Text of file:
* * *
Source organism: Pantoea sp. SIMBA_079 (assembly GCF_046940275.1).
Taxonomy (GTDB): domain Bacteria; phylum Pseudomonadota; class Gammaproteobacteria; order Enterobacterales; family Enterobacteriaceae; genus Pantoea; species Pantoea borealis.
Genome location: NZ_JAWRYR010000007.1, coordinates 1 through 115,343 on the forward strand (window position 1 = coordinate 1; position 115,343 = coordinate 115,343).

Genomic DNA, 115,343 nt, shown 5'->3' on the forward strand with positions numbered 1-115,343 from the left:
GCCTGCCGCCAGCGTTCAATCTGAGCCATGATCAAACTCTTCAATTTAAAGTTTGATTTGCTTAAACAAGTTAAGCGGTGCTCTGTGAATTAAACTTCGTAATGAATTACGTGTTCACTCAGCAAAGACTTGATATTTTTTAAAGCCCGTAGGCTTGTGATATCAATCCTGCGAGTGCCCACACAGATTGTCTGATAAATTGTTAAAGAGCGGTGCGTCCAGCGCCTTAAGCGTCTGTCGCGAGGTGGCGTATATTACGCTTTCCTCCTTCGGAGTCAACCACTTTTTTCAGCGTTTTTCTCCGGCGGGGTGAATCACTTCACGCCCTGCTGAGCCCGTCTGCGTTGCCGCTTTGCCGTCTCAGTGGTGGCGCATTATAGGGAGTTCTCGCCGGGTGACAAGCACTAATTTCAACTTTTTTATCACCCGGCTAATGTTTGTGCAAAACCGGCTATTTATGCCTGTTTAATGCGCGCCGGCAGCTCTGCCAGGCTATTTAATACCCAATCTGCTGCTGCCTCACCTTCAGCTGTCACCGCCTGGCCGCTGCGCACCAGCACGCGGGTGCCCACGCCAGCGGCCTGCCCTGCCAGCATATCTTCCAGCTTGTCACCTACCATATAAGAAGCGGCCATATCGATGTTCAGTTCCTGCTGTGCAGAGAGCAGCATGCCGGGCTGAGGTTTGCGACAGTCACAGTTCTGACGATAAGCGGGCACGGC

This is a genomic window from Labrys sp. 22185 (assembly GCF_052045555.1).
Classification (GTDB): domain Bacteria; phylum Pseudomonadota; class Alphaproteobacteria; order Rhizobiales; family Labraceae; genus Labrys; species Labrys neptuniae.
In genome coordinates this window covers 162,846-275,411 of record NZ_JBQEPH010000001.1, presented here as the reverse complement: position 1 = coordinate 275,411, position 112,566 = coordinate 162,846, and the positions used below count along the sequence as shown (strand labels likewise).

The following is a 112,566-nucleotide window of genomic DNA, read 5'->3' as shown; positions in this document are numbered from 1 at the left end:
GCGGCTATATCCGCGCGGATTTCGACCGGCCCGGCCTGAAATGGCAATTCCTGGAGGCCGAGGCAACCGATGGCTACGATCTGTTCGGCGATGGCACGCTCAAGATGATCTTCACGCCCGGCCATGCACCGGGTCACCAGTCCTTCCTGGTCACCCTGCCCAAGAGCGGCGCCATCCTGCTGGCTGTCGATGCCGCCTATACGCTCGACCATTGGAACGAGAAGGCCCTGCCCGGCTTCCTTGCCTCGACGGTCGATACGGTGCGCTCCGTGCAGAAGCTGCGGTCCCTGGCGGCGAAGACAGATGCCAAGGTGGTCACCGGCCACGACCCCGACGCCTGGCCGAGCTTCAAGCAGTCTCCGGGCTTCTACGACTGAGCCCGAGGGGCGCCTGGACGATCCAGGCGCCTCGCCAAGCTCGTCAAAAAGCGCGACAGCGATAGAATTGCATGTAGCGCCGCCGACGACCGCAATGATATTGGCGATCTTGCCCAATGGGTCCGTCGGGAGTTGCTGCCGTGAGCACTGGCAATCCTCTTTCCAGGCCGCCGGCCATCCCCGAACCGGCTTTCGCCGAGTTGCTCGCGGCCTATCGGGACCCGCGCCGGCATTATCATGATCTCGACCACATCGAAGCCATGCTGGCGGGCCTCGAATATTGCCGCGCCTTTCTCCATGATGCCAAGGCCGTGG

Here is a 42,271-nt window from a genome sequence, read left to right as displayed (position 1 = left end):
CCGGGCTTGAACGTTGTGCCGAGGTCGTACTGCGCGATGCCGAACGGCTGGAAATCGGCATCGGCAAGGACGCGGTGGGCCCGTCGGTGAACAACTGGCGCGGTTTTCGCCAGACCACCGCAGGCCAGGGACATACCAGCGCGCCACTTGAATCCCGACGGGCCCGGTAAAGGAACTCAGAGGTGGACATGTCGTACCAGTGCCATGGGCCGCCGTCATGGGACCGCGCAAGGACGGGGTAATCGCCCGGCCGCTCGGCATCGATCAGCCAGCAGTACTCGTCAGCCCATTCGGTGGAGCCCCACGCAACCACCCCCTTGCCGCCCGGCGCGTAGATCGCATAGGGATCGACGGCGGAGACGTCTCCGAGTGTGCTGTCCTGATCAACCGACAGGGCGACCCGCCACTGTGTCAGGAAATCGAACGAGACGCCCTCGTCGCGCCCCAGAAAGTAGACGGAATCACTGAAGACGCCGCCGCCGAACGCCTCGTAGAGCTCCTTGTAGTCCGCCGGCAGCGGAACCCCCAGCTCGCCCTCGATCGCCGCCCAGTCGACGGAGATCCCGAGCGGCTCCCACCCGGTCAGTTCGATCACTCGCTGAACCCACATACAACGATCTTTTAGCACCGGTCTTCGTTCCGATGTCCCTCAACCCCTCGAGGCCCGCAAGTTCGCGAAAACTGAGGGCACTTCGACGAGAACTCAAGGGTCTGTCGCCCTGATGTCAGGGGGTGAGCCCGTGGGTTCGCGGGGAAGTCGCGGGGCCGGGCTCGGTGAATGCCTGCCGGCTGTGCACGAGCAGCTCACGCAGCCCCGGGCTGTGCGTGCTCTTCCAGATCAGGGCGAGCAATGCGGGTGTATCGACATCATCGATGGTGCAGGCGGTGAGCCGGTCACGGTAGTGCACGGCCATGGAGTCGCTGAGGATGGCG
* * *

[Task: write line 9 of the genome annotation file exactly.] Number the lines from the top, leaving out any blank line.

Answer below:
The following is a 112,566-nucleotide window of genomic DNA, read 5'->3' as shown; positions in this document are numbered from 1 at the left end: